MV Coastal Inspiration

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Ferry Coastal Inspiration in Strait of Georgia.jpg
Coastal Inspiration in the Strait of Georgia on June 25, 2008.
NameCoastal Inspiration
OwnerBC Ferries
OperatorBC Ferries
Port of registryVictoria, British Columbia
RouteDuke PointTsawwassen
AwardedSeptember 17, 2004
BuilderFlensburger Schiffbau-Gesellschaft
Yard number734
Laid downApril 23, 2007
LaunchedAugust 31, 2007
CompletedFebruary 8, 2008
In serviceJune 16, 2008
HomeportDuke Point
StatusIn active service
General characteristics
Class and typeCoastal-class ferry
Displacement10,034 t (9,876 long tons; 11,061 short tons) (max)
  • 160 m (524 ft 11 in) oa
  • 154 m (505 ft 3 in) pp
Beam28.2 m (92 ft 6 in)
Propulsion4 × MaK 8M32C diesel engines
Speed23 knots (43 km/h; 26 mph)
  • 1,604 passengers and crew
  • 310 vehicles

MV Coastal Inspiration is the second of three Coastal-class ships delivered to BC Ferries. Launched in 2007 and entering service in 2008, Coastal Inspiration operates on the Duke PointTsawwassen route in British Columbia. The vessel collided with the terminal at Duke Point on December 20, 2011, suffering significant damage that kept the ship in the dockyard until January 2012.


Coastal Inspiration is the second of three double-ended Coastal-class ferries. The ship has a 21,980 gross tonnage (GT) and is 1,770 tons deadweight (DWT) with a maximum displacement of 10,034 tonnes (9,876 long tons; 11,061 short tons). The vessel is 160 metres (524 ft 11 in) long overall and 154 m (505 ft 3 in) between perpendiculars with a beam of 28.2 m (92 ft 6 in).[1][2] The ship is powered by four MaK 8M32C diesel engines driving two shafts rated at 21,444 horsepower (15,991 kW).[1][3] This gives the ship a maximum speed of 23 knots (43 km/h; 26 mph).[2][note 1] The ferry has capacity for 1,304 crew and passengers along with 310 vehicles that meet the AEU equivalent.[note 2] Coastal Inspiration is equipped with a variety amenities including coffee shops and lounges.[2]

Service history[edit]

On September 17, 2004, BC Ferries awarded a contract to Flensburger Schiffbau-Gesellschaft of Flensburg, Germany to build three double-ended ferries.[4] The second keel was laid down on April 23, 2007, with the yard number 734. The ferry was launched on August 31, 2007, and named Coastal Inspiration in 2006.[1][5] The ferry was completed on February 8, 2008.[1] The vessel departed Flensburg on February 9, 2008, transited the Panama Canal on March 7[6] and arrived in Nanaimo, British Columbia at Departure Bay on March 25.[citation needed]

Coastal Inspiration began regular service on June 16, 2008, on the Duke PointTsawwassen route. It had made unscheduled training runs during the week leading up to the date.[citation needed] On August 15, 2008, a fire broke out in one of the vehicles on the main car deck aboard the ferry after departing Tsawwassen. Roughly 10 kilometres (6.2 mi) away from the terminal, the ferry returned to Tsawwassen and disembarked the 562 passengers aboard until the fire was extinguished and Transport Canada had cleared the ferry for departure.[7]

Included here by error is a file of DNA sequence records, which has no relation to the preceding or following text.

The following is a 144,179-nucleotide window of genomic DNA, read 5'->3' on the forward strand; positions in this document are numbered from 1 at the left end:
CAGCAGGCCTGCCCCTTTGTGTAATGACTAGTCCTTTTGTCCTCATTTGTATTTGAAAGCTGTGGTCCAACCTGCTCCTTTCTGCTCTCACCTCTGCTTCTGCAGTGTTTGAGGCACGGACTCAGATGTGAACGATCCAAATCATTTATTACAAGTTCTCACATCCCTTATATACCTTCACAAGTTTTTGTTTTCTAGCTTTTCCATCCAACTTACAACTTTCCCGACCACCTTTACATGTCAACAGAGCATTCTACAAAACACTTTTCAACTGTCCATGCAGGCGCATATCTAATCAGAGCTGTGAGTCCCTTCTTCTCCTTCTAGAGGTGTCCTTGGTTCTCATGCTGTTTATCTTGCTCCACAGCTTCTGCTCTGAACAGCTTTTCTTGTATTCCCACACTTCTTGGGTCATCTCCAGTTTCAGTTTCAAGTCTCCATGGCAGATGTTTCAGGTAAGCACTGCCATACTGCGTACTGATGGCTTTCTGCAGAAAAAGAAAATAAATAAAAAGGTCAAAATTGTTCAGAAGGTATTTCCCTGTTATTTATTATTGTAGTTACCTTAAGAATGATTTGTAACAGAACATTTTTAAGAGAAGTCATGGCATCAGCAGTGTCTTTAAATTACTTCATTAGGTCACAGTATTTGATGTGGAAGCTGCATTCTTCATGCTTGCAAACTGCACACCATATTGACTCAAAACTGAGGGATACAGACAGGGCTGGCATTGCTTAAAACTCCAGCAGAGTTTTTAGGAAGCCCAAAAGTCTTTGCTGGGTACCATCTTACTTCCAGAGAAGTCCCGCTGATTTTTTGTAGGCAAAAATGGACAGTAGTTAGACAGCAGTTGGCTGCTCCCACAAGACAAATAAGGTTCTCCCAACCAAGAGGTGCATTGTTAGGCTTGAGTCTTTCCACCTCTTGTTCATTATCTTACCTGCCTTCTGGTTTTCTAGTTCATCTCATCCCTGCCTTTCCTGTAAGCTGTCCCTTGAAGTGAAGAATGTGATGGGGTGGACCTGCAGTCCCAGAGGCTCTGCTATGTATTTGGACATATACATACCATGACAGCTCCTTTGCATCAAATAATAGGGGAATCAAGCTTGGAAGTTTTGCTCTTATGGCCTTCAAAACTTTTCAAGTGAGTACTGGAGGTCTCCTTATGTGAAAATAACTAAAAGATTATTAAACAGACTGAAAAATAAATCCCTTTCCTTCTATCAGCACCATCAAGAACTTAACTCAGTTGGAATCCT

On December 20, 2011, Coastal Inspiration experienced a hard landing upon arrival at Duke Point terminal. The terminal berth sustained significant damage and the vessel's port side doors were also damaged. The terminal required extensive repairs and its closure rerouted all service through Departure Bay.[8][9] Repairs to the ship were completed in January 2012, and the terminal reopened in May 2012.[9] The cause of the crash was later determined to be crew error.[8] On August 1, 2013, Coastal Inspiration and MV Spirit of Vancouver Island rescued three boaters whose craft had overturned near Tsawwassen terminal.[10]


  1. ^ The Miramar Ship Index gives the vessel's speed as 21 knots (39 km/h; 24 mph).
  2. ^ The AEU equivalent is based on a standard vehicle measure of 6.1 m × 2.6 m (20 ft 0 in × 8 ft 6 in).


  1. ^ a b c d "Coastal Inspiration (9332767)". Miramar Ship Index. Retrieved April 20, 2019.
  2. ^ a b c "Coastal Inspiration". BC Ferries. Retrieved April 20, 2019.
  3. ^ "MaK". Retrieved April 20, 2019.
  4. ^ "BC Ferries' Board Approves $325 Million in Contracts" (PDF) (Press release). BC Ferries. September 17, 2004. Archived from the original (PDF) on July 3, 2007. Retrieved April 20, 2019.
  5. ^ "BC Ferries Announces Names for Three New Super C Vessels" (PDF) (Press release). BC Ferries. May 11, 2006. Retrieved April 20, 2019.
  6. ^ "Coastal Inspiration Going Through Miraflores Locks, Panama Canal". BC Ferries. March 7, 2008. Retrieved April 20, 2019.
  7. ^ "Ferry cleared by Transport Canada after fire, evacuation". CBC News. August 15, 2008. Retrieved April 20, 2019.
  8. ^ a b DeRosa, Katie (March 7, 2012). "Combination of failures blamed for ferry crash at Duke Point". The Province. Archived from the original on June 13, 2012. Retrieved April 20, 2019.
  9. ^ a b "BC Ferries' Duke Point Terminal to Re-Open on May 1" (Press release). BC Ferries. April 23, 2012. Retrieved April 20, 2019.
  10. ^ Barrett, Jessica (August 1, 2013). "BC Ferries vessels involved in rescue near Tsawwassen terminal". Vancouver Sun. Retrieved April 20, 2019.

External links[edit]